10 30 August meeting at CSB Banja Luka; correct?
11 A. Yes.
12 MR. DOBBYN: Now, if we could now fast forward to 1 hour and
13 30 minutes and start from there.
14 [Video-clip played]
15 THE INTERPRETER: [Voiceover]
16 "BB: What exactly happened?
17 "ZT: These events began about four days ago, on Monday, when we
19 "SO: Not four, today is the fifth day.
20 "BB: Really, he has no --
21 "ZT: -- when we arrived in Skender --
22 "BB: Let me help you a bit. You can start either with
23 Mr. Pavicic or Mr. Oljaca.
24 "ZT: You mean Jelenko?
25 "BB: Let's start with Jelenko.
1 "ZT: This is what happened: When we arrived in Skender four
2 days ago, or more precisely on Monday, the 31st of August. Some minor
3 complications occurred, and Mr. Oljaca is to blame for all of that.
4 Oljaca created a little incident.
5 "BB: Was there a fuck-up?
6 "ZT: Okay. You could call it that, but I accuse Mr. Oljaca.
7 "BB: Okay. Then? What about Jelenko?
8 "ZT: You mean Jelenko's role?
9 "ZT: Well, the role of Jelenko's in all this --
10 "BB: Are we talking about the real Jelenko or this new Jelenko?
11 "ZT: Well, that is the problem. No one knows which one."
12 MR. DOBBYN:
13 Q. Now, the man that you see in front you now, do you recognise that
14 person, Mr. Krejic?
15 A. Yes. His last name is Oljaca. I used to know his first name,
16 but I forgot it. He's a scenes-of-crime officer in the forensic
17 scenes-of-crime service of the CSB Banja Luka.
18 Q. Thank you.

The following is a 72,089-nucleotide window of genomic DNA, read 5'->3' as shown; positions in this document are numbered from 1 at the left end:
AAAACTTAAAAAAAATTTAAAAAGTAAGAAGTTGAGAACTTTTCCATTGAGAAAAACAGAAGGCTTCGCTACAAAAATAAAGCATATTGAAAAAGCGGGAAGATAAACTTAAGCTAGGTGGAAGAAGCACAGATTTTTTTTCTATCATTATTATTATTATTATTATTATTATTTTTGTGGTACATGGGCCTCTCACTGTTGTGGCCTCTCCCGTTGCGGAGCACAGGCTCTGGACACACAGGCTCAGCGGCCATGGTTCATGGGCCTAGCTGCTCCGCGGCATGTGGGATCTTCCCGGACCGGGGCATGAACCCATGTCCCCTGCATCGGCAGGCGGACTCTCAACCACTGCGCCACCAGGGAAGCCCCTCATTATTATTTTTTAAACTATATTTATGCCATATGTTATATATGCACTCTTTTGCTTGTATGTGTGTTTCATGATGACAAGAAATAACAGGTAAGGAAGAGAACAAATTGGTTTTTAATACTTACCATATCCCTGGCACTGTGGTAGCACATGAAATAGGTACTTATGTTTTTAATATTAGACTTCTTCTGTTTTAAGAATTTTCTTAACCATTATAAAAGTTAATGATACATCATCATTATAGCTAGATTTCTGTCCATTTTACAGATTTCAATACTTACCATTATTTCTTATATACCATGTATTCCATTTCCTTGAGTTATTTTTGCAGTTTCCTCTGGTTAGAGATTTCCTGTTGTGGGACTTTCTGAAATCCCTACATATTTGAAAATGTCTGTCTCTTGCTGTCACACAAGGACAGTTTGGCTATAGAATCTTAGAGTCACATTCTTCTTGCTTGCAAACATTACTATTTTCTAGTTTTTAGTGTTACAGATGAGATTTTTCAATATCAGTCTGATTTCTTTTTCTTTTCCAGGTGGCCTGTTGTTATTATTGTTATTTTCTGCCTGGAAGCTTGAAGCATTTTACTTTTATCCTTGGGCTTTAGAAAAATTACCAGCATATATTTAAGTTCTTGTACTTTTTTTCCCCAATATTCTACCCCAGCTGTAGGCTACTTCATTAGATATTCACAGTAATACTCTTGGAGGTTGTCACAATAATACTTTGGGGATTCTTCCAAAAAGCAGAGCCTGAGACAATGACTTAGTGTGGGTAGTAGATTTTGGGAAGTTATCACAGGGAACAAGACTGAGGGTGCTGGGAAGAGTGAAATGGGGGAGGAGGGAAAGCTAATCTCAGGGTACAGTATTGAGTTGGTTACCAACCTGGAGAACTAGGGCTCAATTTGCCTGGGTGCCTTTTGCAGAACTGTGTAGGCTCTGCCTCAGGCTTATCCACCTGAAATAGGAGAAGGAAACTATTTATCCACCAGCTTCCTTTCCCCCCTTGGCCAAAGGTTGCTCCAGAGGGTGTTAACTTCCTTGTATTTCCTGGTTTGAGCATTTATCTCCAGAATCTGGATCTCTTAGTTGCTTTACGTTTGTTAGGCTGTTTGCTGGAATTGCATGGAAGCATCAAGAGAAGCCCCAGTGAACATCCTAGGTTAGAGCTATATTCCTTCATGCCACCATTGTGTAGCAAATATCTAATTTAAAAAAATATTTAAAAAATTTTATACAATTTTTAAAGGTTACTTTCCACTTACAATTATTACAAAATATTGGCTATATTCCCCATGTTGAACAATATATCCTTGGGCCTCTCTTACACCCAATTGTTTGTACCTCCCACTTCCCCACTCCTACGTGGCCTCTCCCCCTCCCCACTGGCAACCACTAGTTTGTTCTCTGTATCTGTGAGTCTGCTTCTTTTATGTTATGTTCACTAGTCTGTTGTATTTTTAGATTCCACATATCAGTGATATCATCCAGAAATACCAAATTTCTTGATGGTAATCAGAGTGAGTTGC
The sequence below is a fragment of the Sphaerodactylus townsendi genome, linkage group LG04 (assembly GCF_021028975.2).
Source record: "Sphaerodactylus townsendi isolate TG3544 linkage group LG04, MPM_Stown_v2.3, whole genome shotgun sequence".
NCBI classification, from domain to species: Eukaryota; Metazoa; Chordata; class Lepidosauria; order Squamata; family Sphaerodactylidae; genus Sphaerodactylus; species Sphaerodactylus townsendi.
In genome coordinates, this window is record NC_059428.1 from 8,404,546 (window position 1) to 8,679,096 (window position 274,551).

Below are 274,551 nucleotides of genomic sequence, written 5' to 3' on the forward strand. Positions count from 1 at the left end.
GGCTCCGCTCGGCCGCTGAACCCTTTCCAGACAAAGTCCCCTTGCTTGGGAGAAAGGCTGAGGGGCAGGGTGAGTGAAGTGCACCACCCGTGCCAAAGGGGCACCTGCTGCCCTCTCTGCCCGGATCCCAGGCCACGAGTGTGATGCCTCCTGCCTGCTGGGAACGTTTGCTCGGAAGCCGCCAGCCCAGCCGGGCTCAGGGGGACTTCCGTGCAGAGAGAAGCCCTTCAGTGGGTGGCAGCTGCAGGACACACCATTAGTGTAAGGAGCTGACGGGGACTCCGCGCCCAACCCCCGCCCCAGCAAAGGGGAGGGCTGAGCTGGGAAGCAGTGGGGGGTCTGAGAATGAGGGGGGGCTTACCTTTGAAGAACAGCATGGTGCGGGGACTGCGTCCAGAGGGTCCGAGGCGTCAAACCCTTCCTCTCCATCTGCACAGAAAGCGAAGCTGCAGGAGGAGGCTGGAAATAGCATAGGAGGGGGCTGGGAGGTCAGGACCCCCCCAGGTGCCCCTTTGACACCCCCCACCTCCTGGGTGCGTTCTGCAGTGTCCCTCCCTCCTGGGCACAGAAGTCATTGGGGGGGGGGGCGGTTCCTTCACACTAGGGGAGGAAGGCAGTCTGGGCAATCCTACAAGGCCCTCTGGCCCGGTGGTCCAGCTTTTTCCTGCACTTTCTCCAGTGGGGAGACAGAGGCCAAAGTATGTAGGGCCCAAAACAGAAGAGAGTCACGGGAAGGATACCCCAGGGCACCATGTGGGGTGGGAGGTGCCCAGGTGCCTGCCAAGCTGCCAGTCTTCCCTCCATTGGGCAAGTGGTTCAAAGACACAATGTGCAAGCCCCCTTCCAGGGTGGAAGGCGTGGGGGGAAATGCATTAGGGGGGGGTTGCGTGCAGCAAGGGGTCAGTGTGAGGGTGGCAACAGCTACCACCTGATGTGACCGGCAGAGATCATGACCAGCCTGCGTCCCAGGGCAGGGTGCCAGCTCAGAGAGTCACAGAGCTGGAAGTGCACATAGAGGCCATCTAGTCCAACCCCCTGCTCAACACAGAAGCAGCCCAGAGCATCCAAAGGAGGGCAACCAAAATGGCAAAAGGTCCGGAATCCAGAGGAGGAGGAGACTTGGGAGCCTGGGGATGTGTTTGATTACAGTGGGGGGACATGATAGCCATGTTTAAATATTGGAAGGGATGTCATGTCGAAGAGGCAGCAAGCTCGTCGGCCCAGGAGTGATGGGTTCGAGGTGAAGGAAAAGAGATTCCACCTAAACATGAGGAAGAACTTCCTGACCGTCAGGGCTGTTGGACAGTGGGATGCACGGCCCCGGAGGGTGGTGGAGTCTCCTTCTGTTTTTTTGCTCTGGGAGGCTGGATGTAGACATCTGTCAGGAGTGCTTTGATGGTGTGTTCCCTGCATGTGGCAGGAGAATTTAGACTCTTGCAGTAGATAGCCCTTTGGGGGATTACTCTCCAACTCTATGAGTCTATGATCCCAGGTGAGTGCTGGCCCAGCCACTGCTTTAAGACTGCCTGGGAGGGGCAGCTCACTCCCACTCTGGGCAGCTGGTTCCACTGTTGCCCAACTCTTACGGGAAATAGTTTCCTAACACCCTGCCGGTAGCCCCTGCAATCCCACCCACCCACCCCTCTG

19 MR. DOBBYN: If we could now go to 1:38:07, which I believe is
20 the third clip.
21 [Video-clip played]
22 THE INTERPRETER: [Voiceover]
23 "8.30 or something we were sitting on the wall chatting when this
24 woman appeared, and since it was 200 metres away, this cameraman here
25 from the television, so-called Jelenko ..."
1 MR. DOBBYN:
2 Q. Mr. Krejic, the man sitting in the van with the moustache and the
3 glasses, do you recognise this man?
4 A. Yes. That's an inspector from the department where I worked,
5 Dusan Kos.
6 Q. And is he someone that you'd also named earlier as attending the
7 30 August meeting at CSB Banja Luka?
8 A. Yes. He was supposed to be some sort of coordinator for the
9 tasks of the uniformed police, to put it that way.
10 Q. Thank you. Now I've finished this video now.
11 I'd like to move on beyond the Vlasic Mountain killings and look
12 at another topic.
13 Now, you said earlier that when you transferred to CSB Banja Luka
14 on the 1st of September you were a class commander in the police officer
15 course. Now, Mr. Krejic, from your time in CSB Banja Luka, were you
16 aware of the existence of the CSB Banja Luka Special Police Detachment
17 that was commanded by Ljuban Ecim?
18 MR. KRGOVIC: Objection. It's leading. First of all, existence
19 of the unit and the command.
20 JUDGE HALL: Please proceed, Mr. Dobbyn.
21 MR. DOBBYN:
22 Q. Did you hear my question, Mr. Krejic? Are you able to answer
24 A. I think perhaps there was a problem with the interpretation, so I
25 didn't understand anything. Could you please repeat.
1 Q. Certainly. I'm asking if you were aware of the existence of the
2 CSB Banja Luka Special Police Detachment.
3 A. Yes. That special police detachment existed, but I believe it